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was first suggested by Pythagoras, and afterwards filled up by Aristocle.

The mathematicians of whom we possess written monuments, may be arranged in the following order : Euclid (306) who studied the Platonic philosophy at Athens, and taught mathematics at Alexandria-his writings have been acknowledged, in all ages, as models of scientific completeness, profundity and clearness, not to be surpassed. Many of them, among which was the highly praised geometrical analysis, in 4 books, are lost. We possess of bim-Elements of pure Mathesis, in 15 books, viz. from 1 to 6, on pure geometry; from 7 to 9, on arithmetic; the 10th on irrational numbers; from 11 to 13, on stereometry; the 14th and 15th are, probably, composed by the Alexandrian Hypsicles, (160 after Ch.); the revision is by Theon, (390 after Christ) who also made some additions ; a commentary on the first book by Proclus of Lycia, (450 after Christ) has been preserved. Apollonius of Perge, (350) the celebrated mathematician, lived partly at Pergamus, partly at Alexandria, and left many works on the geometrical analysis, none of which have been completely preserved in their original forın. Of Bito, (235) we possess a treatise on the construction of machines of war. Heron, (220) disciple of the renowned hydraulist and artist, Ctesebius, (250) and like him also, inventor of many mechanical and artificial works, wrote on Pneumatics, on the construction of automata, and of some martial machines. Archimedes (b. 287, d. 212) formed himself in the Alexandrian school, under the learned Conon of Samos, (260) whose doctrine of the spiral line be perfected, and lived afterwards at Syracuse, wholly devoted, until his death, to science and examination. He acquired great merit in all the branches of mathematics, especially of geometry, in which he made the most important discoveries, as well as in mechanics, wherein he composed with scientific profundity.*

Astronoiny gained, during this period, especially at Rhodes and Alexandria, the seat of mathematical studies, a more solid foundation and extensive scientific enrichment. The observatory which was erected in the museum at Alexandria (283) loy Ptolemy Philadelphus, was provided with very fine instruments for that purpose. Aristillus and Timocharis observed for twenty-six years the fixed stars and planets, and made notes and records, which were improved and made use of by their successors, and C. Ptolemeus. Aristarchus observed (279; the solstices. Eratosthenes was

Mem. de De Lambre sur l'arithm: des Grecs. Compare Fab. Bib. gr. 4, 170.

the first who nttempted an astronomico-geometrical measure of the world, which was repeated by the Rhodian Posidonius, (70.) Hipparchus fixed the space of the solar year at 365 days and 6 hours, (entirely agreeing with Tycho de Brahe) calculated the course of the sun from the vernal equinox to the autumnal, as well as the motion of the fixed stars, and the sun and moon, corrected many of the calculations of Aristarchus, ordered the astronomical calculus, and applied astronomy to scientific geography. It is not probable that the Alexandrians made use of older Ægyptian preparatory works: we may sooner suppose that they might have borrowed somewhat from the Persians, for they had very early (312) a fixed solar year (sol chodai) and a' cycle of 1440 astronomical years, each consisting of 365 days, 5 hours, and 49 minutes. · The most remarkable among the astronomical authors are, Aristarchus of Samos, (264 who taught the motion of the earth around the immoveable sun, calculated the distance of the sun from the earth by the dichotomy of the moon, and developed the finest principles of astronomy. We possess only one of his writings-of the size and distance of the sun and moon. Hipparchus of Nicæa, (d. 125) who lived first at Rhodes, and afterwards at Alexandria, surpassed very far bis predecessors in the precision of his observations and calculations, and obtained important results from his scientific experiments. He calculated the length of the solar year by means of more strict observations of the equinoxes, froin the monthly course of the moon, and from the eccentricity of the sun from one-twenty-fourth of the radius of his course, arranged the first solar and lunar tables, and fixed, after his own method, (diagramma Hipparchi) the distance of the planets from one another, as well as the size of our globe. His name is celebrated in all later compositions of important astronomical observations and examinatione, and the most profound astronomers of modern times do full justice to his merits. Of the many writings of the Rhodian Geminus, (70) only the elements of astronomy have been preserved.*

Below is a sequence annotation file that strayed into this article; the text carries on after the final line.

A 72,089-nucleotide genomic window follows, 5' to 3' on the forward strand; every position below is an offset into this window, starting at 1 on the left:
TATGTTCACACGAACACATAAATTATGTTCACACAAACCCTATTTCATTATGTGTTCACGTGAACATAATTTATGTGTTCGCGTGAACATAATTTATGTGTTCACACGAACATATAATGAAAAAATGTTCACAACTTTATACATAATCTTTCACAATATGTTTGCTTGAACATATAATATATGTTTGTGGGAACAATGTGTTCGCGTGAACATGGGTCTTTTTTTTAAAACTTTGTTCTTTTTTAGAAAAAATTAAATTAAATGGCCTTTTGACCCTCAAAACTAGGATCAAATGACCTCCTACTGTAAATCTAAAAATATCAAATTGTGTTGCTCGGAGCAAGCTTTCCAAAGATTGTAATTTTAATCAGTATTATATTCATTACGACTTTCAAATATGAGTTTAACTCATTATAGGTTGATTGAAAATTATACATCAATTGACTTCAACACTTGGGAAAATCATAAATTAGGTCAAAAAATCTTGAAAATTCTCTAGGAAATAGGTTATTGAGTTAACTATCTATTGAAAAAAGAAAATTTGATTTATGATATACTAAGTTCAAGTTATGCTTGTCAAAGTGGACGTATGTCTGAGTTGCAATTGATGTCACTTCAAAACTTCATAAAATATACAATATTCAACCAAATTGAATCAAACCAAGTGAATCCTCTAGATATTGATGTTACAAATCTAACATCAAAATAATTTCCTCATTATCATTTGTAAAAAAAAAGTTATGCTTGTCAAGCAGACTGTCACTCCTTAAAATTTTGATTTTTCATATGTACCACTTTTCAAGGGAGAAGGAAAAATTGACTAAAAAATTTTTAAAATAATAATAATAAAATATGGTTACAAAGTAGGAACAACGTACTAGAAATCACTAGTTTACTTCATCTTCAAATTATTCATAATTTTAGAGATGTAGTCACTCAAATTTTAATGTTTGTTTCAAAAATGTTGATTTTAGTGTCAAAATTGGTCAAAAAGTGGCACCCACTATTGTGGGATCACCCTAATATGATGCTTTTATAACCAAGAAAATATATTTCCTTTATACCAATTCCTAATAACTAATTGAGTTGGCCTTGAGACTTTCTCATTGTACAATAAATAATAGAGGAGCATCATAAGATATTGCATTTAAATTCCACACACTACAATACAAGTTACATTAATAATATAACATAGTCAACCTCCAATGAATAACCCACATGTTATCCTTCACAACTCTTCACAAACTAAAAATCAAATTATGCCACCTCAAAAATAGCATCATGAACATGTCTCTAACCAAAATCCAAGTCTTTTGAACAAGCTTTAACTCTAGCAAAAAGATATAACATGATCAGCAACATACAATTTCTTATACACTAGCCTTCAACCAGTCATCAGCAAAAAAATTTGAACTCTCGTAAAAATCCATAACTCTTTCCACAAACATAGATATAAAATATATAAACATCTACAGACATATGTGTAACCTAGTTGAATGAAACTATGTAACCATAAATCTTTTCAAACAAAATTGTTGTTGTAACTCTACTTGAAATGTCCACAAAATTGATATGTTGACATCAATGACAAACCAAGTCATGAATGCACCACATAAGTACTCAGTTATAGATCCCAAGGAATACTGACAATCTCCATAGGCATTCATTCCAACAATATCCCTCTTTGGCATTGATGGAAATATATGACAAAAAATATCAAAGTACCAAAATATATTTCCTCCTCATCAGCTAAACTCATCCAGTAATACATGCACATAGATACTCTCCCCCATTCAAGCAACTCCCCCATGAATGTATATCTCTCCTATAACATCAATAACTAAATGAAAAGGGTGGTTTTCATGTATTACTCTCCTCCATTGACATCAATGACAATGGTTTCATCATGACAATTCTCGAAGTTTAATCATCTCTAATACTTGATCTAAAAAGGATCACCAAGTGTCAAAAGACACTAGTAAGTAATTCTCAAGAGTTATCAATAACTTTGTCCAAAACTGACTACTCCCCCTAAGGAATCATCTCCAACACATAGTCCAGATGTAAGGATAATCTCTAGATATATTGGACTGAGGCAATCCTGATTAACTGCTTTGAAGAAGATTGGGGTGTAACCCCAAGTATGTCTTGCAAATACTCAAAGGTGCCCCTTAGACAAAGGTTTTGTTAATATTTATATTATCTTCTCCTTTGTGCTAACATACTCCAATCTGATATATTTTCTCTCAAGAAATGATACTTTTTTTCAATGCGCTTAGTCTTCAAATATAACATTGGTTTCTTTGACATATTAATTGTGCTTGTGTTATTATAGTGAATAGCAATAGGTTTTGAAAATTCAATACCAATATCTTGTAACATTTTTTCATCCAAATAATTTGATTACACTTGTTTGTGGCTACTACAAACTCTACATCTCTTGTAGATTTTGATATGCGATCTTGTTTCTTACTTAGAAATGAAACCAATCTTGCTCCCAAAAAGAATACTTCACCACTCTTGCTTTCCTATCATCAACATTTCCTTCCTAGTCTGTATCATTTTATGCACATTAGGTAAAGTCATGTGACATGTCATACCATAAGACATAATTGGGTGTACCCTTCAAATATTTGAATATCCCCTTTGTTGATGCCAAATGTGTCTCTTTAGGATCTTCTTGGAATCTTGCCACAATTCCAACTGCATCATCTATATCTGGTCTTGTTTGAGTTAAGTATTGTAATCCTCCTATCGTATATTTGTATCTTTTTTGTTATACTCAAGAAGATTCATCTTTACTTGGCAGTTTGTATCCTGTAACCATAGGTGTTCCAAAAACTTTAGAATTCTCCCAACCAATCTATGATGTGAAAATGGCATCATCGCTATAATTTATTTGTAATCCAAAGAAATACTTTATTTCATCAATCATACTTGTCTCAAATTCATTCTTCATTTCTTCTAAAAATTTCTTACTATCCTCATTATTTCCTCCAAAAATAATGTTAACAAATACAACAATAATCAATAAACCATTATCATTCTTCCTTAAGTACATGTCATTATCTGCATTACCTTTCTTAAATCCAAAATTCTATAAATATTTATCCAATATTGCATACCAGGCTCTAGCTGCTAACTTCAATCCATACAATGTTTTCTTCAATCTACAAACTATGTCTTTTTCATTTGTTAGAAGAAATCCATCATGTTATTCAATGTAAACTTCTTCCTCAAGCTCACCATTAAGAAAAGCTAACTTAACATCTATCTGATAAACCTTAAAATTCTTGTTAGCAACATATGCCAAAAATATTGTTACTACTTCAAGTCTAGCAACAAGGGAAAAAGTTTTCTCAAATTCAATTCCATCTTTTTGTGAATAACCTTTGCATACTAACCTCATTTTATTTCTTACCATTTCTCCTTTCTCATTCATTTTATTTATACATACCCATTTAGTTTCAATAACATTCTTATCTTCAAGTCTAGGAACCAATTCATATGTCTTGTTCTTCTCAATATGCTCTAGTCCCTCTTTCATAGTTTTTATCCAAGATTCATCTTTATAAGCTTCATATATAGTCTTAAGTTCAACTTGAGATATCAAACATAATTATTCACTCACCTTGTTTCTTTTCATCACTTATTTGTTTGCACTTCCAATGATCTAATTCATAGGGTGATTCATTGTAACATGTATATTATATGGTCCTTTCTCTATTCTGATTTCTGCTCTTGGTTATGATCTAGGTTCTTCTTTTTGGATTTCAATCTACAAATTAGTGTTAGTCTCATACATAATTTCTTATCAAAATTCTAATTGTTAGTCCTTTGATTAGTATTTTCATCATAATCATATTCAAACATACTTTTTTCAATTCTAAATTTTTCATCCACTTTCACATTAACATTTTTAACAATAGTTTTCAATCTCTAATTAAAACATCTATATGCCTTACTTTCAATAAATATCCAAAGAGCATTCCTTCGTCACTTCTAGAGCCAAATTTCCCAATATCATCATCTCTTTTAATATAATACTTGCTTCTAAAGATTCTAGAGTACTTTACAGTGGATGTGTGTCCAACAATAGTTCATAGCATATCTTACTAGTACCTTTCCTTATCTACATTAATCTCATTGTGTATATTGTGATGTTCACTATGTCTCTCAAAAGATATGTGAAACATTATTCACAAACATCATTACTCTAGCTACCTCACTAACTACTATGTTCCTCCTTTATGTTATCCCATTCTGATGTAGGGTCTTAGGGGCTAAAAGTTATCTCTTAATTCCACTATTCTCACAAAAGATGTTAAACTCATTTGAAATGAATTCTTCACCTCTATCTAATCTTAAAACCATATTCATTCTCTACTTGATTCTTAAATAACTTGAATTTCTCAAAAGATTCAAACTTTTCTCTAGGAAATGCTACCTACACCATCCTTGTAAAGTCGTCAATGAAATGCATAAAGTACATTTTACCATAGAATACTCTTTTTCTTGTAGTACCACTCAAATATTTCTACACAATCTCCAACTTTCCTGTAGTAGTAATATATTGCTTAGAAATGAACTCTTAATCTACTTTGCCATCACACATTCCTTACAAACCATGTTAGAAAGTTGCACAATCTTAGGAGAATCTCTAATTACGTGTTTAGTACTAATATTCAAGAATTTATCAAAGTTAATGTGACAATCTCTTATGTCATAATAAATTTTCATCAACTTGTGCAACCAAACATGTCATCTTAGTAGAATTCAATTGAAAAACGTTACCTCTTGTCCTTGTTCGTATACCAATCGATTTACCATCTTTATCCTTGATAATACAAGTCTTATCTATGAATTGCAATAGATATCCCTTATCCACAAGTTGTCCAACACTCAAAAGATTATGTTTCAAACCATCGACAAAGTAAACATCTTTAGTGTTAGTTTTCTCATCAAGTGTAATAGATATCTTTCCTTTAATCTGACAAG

Physics retained, in the philosophical systems into which they were incorporated as essential parts, their hypothetical form. The ingenious Aristotle enriched them with many scientific views, which were derived from repeated, though not always complete and sufficiently exact observations. The Epicureans and Stoics also, although their researches often depended on systematical prejudices, acquired some merit in this science.

• Fabr. Bib. gr. 4, 128.

Natural history was elevated to a science by Aristotle and Theophrastus ; to the former it is indebted for zoology, as much as to the latter for botany and mineralogy. But they found no emulators or travellers of the road which they had laid out with successful efforts. It is true, that at Alexandria and Pergamus, rich collections of natural curiosities were accumulated and much augmented by travellers—but study had taken too entirely a pedantically literary turn, to permit the careful observation of natural life and its various relations to be much attended to. The most fruitful knowledge is seen in the poems of Nicander and some of their commentators. The majority, yielding to the predominant taste of a commercial city, which always looks for amusement, were chiefly occupied with all that was marvellous and adventurous. Of this kind is the compilation of Antigonus Carystius, (280) under the title of “Collection of strange accounts."